A comprehensive report from the World Health Professions Alliance (WHPA) and the World Health Organization (WHO) has revealed the extent of the physical and psychological damage done to healthcare professionals during the COVID-19 pandemic because the health systems they worked in failed to protect them.
It pulls together evidence of the impact of the pandemic from WHPA’s five members: FDI World Dental Federation, the International Pharmaceutical Federation (FIP), the International Council of Nurses (ICN), World Physiotherapy and the World Medical Association (WMA), which in total represent 41 million healthcare professionals.
The report, ‘What the COVID-19 pandemic has exposed: the findings of five global health workforce professions’, says healthcare workers feared for their personal safety during the pandemic because of a lack of protective equipment, and the absence of any systematic support and security left many feeling undervalued.
“By pooling the data from surveys of their memberships conducted during the pandemic, the WHPA organizations have been able to put together a unique picture of what the pandemic looked like for health professionals on the ground,” WHPA chair Jonathon Kruger said.
“By identifying the challenges we have in common across the professions, we can work together to resolve them.”
The report says vaccination information and training needs to be revised to address vaccination hesitancy and rejection.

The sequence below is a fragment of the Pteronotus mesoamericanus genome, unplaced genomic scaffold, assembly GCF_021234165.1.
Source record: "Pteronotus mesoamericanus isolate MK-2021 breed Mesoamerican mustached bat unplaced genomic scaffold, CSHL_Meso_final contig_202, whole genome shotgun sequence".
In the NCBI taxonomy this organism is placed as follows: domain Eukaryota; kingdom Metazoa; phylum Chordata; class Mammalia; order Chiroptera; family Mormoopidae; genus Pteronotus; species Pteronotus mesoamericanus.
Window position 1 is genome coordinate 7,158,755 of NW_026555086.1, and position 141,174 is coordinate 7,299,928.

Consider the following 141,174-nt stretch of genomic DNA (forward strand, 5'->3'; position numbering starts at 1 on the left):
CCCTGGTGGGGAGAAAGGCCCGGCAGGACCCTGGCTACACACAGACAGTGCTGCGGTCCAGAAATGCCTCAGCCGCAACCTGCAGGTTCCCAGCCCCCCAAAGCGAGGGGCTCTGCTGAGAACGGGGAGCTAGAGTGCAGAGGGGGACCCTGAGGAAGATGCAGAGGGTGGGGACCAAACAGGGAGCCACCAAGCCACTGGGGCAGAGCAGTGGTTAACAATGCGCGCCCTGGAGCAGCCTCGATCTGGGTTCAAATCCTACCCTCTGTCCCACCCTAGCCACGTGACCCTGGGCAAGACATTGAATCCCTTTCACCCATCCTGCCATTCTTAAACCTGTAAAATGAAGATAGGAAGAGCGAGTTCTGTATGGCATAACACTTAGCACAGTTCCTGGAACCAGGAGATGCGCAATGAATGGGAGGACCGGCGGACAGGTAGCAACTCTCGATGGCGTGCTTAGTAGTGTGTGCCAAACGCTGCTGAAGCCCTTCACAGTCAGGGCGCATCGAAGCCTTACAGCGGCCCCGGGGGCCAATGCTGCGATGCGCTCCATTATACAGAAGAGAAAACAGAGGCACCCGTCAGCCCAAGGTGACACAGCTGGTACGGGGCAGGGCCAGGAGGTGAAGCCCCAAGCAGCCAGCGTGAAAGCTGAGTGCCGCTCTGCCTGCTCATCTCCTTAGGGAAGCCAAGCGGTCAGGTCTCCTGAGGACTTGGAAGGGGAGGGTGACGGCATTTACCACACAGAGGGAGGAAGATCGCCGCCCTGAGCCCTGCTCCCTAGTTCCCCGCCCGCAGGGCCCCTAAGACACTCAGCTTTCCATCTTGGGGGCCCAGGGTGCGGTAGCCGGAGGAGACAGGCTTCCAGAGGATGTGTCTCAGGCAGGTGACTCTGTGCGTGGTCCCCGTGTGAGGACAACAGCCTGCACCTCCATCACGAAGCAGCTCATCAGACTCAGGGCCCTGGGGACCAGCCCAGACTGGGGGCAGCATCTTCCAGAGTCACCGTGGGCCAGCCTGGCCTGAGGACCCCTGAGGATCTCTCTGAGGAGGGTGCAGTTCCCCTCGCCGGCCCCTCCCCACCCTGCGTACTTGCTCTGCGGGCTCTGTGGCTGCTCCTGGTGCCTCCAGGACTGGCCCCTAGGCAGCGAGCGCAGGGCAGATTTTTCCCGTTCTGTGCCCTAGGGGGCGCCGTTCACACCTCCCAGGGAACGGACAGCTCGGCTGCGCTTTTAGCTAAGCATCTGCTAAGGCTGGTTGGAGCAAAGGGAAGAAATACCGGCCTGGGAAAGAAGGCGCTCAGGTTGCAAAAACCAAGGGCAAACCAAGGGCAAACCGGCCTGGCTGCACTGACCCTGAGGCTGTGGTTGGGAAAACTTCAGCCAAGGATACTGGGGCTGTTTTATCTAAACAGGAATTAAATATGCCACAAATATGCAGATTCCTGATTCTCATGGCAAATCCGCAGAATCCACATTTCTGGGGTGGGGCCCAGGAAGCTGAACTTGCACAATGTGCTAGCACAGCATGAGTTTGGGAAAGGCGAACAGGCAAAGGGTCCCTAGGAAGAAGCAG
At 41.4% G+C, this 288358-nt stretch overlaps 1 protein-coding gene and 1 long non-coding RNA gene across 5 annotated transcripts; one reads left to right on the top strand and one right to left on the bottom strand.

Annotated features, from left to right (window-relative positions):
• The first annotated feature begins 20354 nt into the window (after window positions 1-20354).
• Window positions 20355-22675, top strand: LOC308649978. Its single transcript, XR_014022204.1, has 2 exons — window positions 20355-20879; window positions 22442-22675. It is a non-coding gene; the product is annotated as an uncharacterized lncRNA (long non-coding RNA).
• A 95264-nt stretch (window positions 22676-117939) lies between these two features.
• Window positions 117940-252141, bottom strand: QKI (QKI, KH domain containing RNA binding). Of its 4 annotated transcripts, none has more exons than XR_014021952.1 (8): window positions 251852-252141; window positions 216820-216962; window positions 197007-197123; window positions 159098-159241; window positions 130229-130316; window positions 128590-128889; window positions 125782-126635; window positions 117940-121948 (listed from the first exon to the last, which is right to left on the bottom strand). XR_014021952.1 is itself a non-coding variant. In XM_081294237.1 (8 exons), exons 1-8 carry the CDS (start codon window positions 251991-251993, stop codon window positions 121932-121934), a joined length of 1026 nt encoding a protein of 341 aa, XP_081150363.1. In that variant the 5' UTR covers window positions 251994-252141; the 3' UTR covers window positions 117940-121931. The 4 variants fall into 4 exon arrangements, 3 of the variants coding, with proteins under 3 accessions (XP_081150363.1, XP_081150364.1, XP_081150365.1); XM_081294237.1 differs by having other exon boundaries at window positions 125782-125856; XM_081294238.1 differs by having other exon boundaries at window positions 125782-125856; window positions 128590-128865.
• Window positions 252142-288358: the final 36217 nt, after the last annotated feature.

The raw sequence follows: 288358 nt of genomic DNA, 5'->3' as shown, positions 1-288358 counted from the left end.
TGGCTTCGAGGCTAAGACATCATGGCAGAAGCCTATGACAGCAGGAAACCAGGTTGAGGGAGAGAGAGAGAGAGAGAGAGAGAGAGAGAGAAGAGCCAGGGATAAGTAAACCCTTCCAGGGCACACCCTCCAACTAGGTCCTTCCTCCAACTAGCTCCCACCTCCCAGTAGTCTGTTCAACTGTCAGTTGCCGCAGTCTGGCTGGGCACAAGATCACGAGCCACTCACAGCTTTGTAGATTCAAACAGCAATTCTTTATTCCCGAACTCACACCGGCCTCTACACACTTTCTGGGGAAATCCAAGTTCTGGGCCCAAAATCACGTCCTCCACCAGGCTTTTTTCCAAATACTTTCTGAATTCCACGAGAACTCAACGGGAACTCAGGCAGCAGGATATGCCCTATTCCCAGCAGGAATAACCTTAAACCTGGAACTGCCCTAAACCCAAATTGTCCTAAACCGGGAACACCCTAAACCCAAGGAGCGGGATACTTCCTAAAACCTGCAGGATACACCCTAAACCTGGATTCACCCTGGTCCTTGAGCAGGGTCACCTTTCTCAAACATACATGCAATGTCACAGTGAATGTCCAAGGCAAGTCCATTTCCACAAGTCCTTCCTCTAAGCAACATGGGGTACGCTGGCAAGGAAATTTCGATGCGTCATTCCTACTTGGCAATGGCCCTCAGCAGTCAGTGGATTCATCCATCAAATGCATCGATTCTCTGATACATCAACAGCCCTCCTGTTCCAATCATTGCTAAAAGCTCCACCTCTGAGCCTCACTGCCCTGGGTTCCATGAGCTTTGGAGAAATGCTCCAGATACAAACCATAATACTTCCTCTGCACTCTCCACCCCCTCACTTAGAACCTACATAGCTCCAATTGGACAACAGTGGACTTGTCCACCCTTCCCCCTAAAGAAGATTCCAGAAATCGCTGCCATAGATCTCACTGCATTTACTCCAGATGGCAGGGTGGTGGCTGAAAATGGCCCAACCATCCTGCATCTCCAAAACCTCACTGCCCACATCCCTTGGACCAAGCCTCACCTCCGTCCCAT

It also highlights the lack of mental health and psychosocial support experienced by professional staff, and the profound disruption that occurred to their education, with the closure of education centres, and postponement or cancellation of clinical placements.
It says concerted efforts are needed to protect healthcare workers from the chronic violence that exists in healthcare settings, and that they should have a greater say in high-level planning, strategy and decision-making about the policies that they are responsible for carrying out.
The report concludes that there needs to be a greater involvement of healthcare professionals in efforts to rebuild healthcare systems after the pandemic as part of a whole society response that will contribute to global preparedness and health security.